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Article

Policy Interventions Promoting Sustainable Food- and Feed-Systems: A Delphi Study of Legume Production and Consumption

1
Environmental Social Science Research Group (ESSRG), Impact Hub Budapest, Ferenciek Tere 2, HU-1053 Budapest, Hungary
2
CBQF—Centro de Biotecnologia e Química Fina—Laboratório Associado, Universidade Católica Portuguesa, Escola Superior de Biotecnologia, Rua Diogo Botelho 1327, 4169-005 Porto, Portugal
3
Ecological Sciences, The James Hutton Institute, Invergowrie, Dundee DD2 5DA, Scotland, UK
*
Author to whom correspondence should be addressed.
Academic Editors: Adanella Rossi, Anna Irene De Luca and Giaime Berti
Sustainability 2021, 13(14), 7597; https://doi.org/10.3390/su13147597
Received: 26 March 2021 / Revised: 30 June 2021 / Accepted: 30 June 2021 / Published: 7 July 2021
(This article belongs to the Special Issue Operationalising the Transition to Sustainable Food Systems)
The food- and feed-value systems in the European Union are not protein self-sufficient. Despite the potential of legume-supported production systems to reduce the externalities caused by current cultivation practices (excessive use of N fertilizer) and improve the sustainability of the arable cropping systems and the quality of human diets, sufficient production of high-protein legume grains in Europe has not been achieved due to multiple barriers. Identifying the barriers to the production and consumption of legumes is the first step in realizing new pathways towards more sustainable food systems of which legumes are integral part. In this study, we engage stakeholders and decision-makers in a structured communication process, the Delphi method, to identify policy interventions leveraging barriers that hinder the production and consumption of legumes in the EU. This study is one of a kind and uses a systematic method to reach a common understanding of the policy incoherencies across sectors. Through this method we identify policy interventions that may promote the production of legumes and the creation of legume-based products in the EU. Policies that encourage reduced use of inorganic N fertilizer represent an important step toward a shift in the increased cultivation of legumes. Relatedly, investment in R&D, extension services, and knowledge transfer is necessary to support a smooth transition from the heavy use of synthetic N fertilizer in conventional agriculture. These policy interventions are discussed within current EU and national plant-protein strategies. View Full-Text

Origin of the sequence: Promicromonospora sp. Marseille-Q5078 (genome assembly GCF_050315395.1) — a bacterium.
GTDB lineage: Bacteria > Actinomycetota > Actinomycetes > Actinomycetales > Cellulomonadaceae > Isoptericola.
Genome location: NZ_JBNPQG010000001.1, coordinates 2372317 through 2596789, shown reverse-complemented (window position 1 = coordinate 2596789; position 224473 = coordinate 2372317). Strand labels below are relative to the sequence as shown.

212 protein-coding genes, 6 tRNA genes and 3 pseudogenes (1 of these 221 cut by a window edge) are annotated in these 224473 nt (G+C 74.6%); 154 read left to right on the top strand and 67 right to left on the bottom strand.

Keywords: sustainable food systems; policy analysis; legumes sustainable food systems; policy analysis; legumes
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MDPI and ACS Style

Balázs, B.; Kelemen, E.; Centofanti, T.; Vasconcelos, M.W.; Iannetta, P.P.M. Policy Interventions Promoting Sustainable Food- and Feed-Systems: A Delphi Study of Legume Production and Consumption. Sustainability 2021, 13, 7597. https://doi.org/10.3390/su13147597

AMA Style

Balázs B, Kelemen E, Centofanti T, Vasconcelos MW, Iannetta PPM. Policy Interventions Promoting Sustainable Food- and Feed-Systems: A Delphi Study of Legume Production and Consumption. Sustainability. 2021; 13(14):7597. https://doi.org/10.3390/su13147597

Chicago/Turabian Style

Balázs, Bálint, Eszter Kelemen, Tiziana Centofanti, Marta W. Vasconcelos, and Pietro P. M. Iannetta. 2021. "Policy Interventions Promoting Sustainable Food- and Feed-Systems: A Delphi Study of Legume Production and Consumption" Sustainability 13, no. 14: 7597. https://doi.org/10.3390/su13147597

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